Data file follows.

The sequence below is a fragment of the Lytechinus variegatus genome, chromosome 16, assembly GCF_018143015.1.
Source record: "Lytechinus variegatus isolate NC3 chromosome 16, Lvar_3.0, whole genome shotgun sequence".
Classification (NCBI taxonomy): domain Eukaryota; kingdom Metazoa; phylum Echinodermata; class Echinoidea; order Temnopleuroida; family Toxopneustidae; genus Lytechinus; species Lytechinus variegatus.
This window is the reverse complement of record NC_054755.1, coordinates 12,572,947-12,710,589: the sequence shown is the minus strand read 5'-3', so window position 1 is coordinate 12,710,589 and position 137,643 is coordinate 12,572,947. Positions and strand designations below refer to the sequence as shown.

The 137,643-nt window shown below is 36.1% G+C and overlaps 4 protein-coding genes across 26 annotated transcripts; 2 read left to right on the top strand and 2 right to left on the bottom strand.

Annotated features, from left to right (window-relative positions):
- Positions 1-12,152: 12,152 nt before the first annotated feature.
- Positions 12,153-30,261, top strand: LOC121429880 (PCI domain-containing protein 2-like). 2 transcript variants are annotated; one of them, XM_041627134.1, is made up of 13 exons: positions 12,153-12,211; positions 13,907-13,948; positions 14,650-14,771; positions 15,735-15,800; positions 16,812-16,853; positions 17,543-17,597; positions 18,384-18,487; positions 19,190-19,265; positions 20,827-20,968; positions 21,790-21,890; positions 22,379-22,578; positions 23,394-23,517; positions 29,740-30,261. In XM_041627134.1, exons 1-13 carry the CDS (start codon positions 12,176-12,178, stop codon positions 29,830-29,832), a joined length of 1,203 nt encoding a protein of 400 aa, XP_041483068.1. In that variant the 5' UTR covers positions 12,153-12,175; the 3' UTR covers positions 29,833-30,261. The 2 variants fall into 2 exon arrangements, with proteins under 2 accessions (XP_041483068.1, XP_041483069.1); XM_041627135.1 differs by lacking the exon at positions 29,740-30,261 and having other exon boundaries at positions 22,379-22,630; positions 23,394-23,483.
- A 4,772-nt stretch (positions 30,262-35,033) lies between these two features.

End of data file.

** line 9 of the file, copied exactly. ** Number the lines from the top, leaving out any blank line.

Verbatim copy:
- A 4,772-nt stretch (positions 30,262-35,033) lies between these two features.